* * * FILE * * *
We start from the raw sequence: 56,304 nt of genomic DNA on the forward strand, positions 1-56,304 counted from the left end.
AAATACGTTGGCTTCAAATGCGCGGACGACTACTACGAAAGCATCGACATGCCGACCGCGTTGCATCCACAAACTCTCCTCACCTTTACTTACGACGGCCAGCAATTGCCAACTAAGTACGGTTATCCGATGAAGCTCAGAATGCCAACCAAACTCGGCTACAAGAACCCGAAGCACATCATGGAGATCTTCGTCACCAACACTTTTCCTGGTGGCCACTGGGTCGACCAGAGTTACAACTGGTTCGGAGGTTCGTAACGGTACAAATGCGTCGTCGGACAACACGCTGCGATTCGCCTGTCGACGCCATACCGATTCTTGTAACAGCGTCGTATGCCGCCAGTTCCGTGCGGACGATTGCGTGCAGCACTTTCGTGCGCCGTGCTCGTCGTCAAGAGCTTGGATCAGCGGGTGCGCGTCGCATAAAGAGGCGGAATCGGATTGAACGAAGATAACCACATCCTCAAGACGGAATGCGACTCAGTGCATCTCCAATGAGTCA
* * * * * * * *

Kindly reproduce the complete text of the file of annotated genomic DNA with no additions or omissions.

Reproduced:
We start from the raw sequence: 56,304 nt of genomic DNA on the forward strand, positions 1-56,304 counted from the left end.
AAATACGTTGGCTTCAAATGCGCGGACGACTACTACGAAAGCATCGACATGCCGACCGCGTTGCATCCACAAACTCTCCTCACCTTTACTTACGACGGCCAGCAATTGCCAACTAAGTACGGTTATCCGATGAAGCTCAGAATGCCAACCAAACTCGGCTACAAGAACCCGAAGCACATCATGGAGATCTTCGTCACCAACACTTTTCCTGGTGGCCACTGGGTCGACCAGAGTTACAACTGGTTCGGAGGTTCGTAACGGTACAAATGCGTCGTCGGACAACACGCTGCGATTCGCCTGTCGACGCCATACCGATTCTTGTAACAGCGTCGTATGCCGCCAGTTCCGTGCGGACGATTGCGTGCAGCACTTTCGTGCGCCGTGCTCGTCGTCAAGAGCTTGGATCAGCGGGTGCGCGTCGCATAAAGAGGCGGAATCGGATTGAACGAAGATAACCACATCCTCAAGACGGAATGCGACTCAGTGCATCTCCAATGAGTCA